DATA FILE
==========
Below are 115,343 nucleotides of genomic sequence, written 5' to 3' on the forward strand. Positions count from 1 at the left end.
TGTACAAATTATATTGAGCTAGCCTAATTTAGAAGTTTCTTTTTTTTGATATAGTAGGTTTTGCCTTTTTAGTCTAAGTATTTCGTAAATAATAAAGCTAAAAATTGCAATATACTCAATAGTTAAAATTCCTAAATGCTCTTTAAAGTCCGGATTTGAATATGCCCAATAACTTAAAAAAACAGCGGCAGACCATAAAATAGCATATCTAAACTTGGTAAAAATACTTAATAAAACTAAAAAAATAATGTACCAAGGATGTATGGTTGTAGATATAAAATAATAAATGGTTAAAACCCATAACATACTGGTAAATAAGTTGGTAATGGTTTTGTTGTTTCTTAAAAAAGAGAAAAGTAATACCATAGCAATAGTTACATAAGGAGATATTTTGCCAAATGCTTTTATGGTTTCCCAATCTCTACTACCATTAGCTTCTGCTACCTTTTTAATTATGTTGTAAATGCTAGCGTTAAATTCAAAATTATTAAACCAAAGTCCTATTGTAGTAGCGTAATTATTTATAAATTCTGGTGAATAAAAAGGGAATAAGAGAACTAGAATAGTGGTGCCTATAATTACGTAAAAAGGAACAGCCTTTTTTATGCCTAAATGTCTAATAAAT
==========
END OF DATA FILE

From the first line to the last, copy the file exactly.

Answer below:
Below are 115,343 nucleotides of genomic sequence, written 5' to 3' on the forward strand. Positions count from 1 at the left end.
TGTACAAATTATATTGAGCTAGCCTAATTTAGAAGTTTCTTTTTTTTGATATAGTAGGTTTTGCCTTTTTAGTCTAAGTATTTCGTAAATAATAAAGCTAAAAATTGCAATATACTCAATAGTTAAAATTCCTAAATGCTCTTTAAAGTCCGGATTTGAATATGCCCAATAACTTAAAAAAACAGCGGCAGACCATAAAATAGCATATCTAAACTTGGTAAAAATACTTAATAAAACTAAAAAAATAATGTACCAAGGATGTATGGTTGTAGATATAAAATAATAAATGGTTAAAACCCATAACATACTGGTAAATAAGTTGGTAATGGTTTTGTTGTTTCTTAAAAAAGAGAAAAGTAATACCATAGCAATAGTTACATAAGGAGATATTTTGCCAAATGCTTTTATGGTTTCCCAATCTCTACTACCATTAGCTTCTGCTACCTTTTTAATTATGTTGTAAATGCTAGCGTTAAATTCAAAATTATTAAACCAAAGTCCTATTGTAGTAGCGTAATTATTTATAAATTCTGGTGAATAAAAAGGGAATAAGAGAACTAGAATAGTGGTGCCTATAATTACGTAAAAAGGAACAGCCTTTTTTATGCCTAAATGTCTAATAAAT